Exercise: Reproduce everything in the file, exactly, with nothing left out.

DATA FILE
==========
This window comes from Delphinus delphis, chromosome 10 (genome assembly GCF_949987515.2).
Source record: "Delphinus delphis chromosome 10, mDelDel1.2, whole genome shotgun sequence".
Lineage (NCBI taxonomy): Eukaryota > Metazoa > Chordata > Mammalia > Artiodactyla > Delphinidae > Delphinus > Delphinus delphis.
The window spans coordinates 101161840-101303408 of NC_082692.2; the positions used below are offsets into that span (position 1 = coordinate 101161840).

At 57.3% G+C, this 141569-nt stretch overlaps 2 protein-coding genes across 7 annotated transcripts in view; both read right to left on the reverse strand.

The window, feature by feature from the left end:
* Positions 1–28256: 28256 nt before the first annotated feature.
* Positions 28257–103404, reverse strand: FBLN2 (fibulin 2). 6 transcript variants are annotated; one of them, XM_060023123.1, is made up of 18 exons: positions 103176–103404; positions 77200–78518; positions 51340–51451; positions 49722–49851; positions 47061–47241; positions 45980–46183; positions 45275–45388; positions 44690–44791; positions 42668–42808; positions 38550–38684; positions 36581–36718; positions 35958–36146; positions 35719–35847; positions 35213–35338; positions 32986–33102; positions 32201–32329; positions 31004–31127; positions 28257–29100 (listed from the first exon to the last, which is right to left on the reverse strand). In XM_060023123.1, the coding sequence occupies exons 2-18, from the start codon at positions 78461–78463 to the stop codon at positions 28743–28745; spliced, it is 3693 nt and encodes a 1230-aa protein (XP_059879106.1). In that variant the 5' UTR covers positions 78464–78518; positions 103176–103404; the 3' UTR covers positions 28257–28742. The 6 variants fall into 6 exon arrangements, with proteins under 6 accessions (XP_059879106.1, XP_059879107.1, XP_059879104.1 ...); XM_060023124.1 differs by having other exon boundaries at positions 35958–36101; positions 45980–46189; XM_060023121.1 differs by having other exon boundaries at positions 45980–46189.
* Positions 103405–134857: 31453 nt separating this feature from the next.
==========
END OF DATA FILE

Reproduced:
This window comes from Delphinus delphis, chromosome 10 (genome assembly GCF_949987515.2).
Source record: "Delphinus delphis chromosome 10, mDelDel1.2, whole genome shotgun sequence".
Lineage (NCBI taxonomy): Eukaryota > Metazoa > Chordata > Mammalia > Artiodactyla > Delphinidae > Delphinus > Delphinus delphis.
The window spans coordinates 101161840-101303408 of NC_082692.2; the positions used below are offsets into that span (position 1 = coordinate 101161840).

At 57.3% G+C, this 141569-nt stretch overlaps 2 protein-coding genes across 7 annotated transcripts in view; both read right to left on the reverse strand.

The window, feature by feature from the left end:
* Positions 1–28256: 28256 nt before the first annotated feature.
* Positions 28257–103404, reverse strand: FBLN2 (fibulin 2). 6 transcript variants are annotated; one of them, XM_060023123.1, is made up of 18 exons: positions 103176–103404; positions 77200–78518; positions 51340–51451; positions 49722–49851; positions 47061–47241; positions 45980–46183; positions 45275–45388; positions 44690–44791; positions 42668–42808; positions 38550–38684; positions 36581–36718; positions 35958–36146; positions 35719–35847; positions 35213–35338; positions 32986–33102; positions 32201–32329; positions 31004–31127; positions 28257–29100 (listed from the first exon to the last, which is right to left on the reverse strand). In XM_060023123.1, the coding sequence occupies exons 2-18, from the start codon at positions 78461–78463 to the stop codon at positions 28743–28745; spliced, it is 3693 nt and encodes a 1230-aa protein (XP_059879106.1). In that variant the 5' UTR covers positions 78464–78518; positions 103176–103404; the 3' UTR covers positions 28257–28742. The 6 variants fall into 6 exon arrangements, with proteins under 6 accessions (XP_059879106.1, XP_059879107.1, XP_059879104.1 ...); XM_060023124.1 differs by having other exon boundaries at positions 35958–36101; positions 45980–46189; XM_060023121.1 differs by having other exon boundaries at positions 45980–46189.
* Positions 103405–134857: 31453 nt separating this feature from the next.